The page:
Monday, February 24, 2014

Research: Switching to a vegetarian diet could cut blood pressure (and has the same effect on readings as losing nearly a stone)

Switching to a vegetarian diet could cut blood pressure
Eating a vegetarian diet is likely to keep your blood pressure low - and switching to it could cut your readings, claim researchers.

A new study shows a vegetarian diet can lead to reductions in blood pressure similar to losing three-quarters of a stone in weight.

The diet achieves around half the drop expected from prescription drugs, according to the study from Japan.

The latest study follows previous research suggesting a vegetarian diet may reduce heart disease risk, and even lead to longer life compared with non-vegetarians.

It is thought the benefits come from lower blood pressure and improved cholesterol levels in people eating low-fat diets based on vegetables, whole grains and fruit.

An estimated three million Britons, around five per cent, are vegetarian and never eat meat or fish, including superstar musician Paul McCartney and his fashion designer daughter Stella McCartney.
Blood pressure is measured by checking two readings. Systolic is the pressure inside arteries when the heart is forcing blood through them and diastolic is the pressure when the heart relaxes.
Using a reading given in millimetres of mercury - written as mmHg - doctors can determine if it is high or low.

The latest study analysed seven clinical trials and 32 studies from 1900 to 2013, which involved people eating a vegetarian diet.

In the trials, participants eating a vegetarian diet had systolic blood pressure almost 5mmHg lower than those eating meat and fish.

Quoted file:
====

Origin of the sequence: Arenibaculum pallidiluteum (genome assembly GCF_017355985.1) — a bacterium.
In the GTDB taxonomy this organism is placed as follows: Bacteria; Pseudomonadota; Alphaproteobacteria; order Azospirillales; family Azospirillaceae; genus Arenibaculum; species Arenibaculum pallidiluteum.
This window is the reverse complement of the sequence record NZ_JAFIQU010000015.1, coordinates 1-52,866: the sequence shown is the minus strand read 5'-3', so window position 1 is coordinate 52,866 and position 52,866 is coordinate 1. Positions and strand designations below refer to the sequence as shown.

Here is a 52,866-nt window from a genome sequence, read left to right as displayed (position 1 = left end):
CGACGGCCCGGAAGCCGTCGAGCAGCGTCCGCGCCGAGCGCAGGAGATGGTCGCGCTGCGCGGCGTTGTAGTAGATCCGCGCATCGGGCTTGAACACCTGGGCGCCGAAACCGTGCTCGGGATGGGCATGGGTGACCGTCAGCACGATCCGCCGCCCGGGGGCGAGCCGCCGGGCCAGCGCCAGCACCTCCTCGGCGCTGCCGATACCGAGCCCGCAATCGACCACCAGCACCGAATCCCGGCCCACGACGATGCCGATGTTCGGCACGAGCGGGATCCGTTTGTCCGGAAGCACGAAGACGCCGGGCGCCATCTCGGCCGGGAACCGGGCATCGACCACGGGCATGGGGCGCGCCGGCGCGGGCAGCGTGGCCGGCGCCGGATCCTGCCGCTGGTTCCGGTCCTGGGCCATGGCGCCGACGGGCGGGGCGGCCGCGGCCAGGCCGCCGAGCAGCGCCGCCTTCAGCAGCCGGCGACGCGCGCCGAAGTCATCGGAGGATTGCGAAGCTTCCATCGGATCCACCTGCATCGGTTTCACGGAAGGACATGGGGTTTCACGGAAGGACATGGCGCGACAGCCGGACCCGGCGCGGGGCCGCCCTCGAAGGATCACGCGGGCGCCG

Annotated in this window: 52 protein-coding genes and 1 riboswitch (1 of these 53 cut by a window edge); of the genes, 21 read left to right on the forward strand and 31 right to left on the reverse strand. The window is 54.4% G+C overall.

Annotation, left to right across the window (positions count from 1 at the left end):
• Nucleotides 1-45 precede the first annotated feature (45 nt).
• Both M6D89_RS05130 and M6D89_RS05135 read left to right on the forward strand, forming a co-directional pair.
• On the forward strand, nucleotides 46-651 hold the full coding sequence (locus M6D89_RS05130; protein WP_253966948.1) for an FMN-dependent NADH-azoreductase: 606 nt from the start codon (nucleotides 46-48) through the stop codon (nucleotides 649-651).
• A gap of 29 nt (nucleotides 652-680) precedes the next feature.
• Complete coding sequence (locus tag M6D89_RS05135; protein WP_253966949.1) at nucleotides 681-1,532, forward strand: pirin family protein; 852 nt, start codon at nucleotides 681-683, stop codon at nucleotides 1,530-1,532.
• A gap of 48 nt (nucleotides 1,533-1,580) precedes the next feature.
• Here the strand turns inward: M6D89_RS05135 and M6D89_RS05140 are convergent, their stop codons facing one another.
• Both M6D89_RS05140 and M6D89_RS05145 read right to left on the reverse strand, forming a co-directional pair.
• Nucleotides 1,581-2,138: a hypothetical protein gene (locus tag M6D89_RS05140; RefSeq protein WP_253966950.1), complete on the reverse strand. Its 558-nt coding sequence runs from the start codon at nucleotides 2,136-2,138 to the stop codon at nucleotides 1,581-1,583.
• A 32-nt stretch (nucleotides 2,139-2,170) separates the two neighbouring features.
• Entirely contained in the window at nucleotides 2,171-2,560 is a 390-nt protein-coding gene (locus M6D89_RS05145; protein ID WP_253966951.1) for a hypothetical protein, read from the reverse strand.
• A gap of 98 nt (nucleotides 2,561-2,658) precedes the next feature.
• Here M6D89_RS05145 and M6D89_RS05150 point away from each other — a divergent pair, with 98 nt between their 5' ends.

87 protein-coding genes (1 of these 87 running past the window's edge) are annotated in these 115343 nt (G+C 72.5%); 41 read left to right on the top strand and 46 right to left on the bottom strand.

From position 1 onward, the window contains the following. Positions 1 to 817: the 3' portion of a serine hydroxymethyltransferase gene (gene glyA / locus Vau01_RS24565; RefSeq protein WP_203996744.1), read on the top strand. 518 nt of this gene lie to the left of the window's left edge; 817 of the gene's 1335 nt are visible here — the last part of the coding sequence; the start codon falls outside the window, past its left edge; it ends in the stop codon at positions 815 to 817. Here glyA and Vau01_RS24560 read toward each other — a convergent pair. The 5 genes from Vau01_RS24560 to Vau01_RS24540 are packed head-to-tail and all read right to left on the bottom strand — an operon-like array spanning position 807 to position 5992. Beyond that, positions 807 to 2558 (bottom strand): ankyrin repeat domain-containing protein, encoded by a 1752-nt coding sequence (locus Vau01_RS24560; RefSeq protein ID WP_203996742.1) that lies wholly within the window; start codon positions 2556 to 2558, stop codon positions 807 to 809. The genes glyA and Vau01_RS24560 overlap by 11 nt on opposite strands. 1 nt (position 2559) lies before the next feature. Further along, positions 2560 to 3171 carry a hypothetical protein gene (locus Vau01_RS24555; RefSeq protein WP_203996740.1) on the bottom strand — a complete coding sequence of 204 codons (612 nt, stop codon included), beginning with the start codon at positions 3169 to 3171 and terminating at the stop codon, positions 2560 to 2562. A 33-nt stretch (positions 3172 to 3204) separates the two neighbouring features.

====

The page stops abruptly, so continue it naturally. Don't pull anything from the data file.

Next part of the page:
The fall was almost 7mmHg lower in the studies, says a report in JAMA Internal Medicine.
For diastolic blood pressure, the differences were 2.2 mmHg in trials and almost 5mmHg in studies.
The researcher from the National Cerebral and Cardiovascular Center, Osaka, said this was equivalent to dropping 5kg (11lbs) in weight or pursuing a low-sodium diet, and half the benefit found with modern medication.

'A reduction in systolic blood pressure of 5mmHg would be expected to result in a seven per cent, nine per cent and 14 per cent reduction in mortality due to all causes, coronary heart disease, and stroke, respectively,' says the report.

The main reason for the difference is thought to be the effect of a low-fat vegetarian diet on cholesterol and blood pressure, partly through avoidance of red meat and also from higher consumption of vegetables.

Eating more vegetables and fruit may also help through their antioxidant effects, combating harmful naturally occurring chemicals in the body.

Official advice from the Department of Health in 2010 said cutting down on red meat could reduce the risk of bowel cancer.

Findings from the largest British study of 45,000 Britons last year found vegetarians have healthier hearts than people who eat meat or fish.

They were one-third less likely to need hospital treatment for heart disease or die from it.

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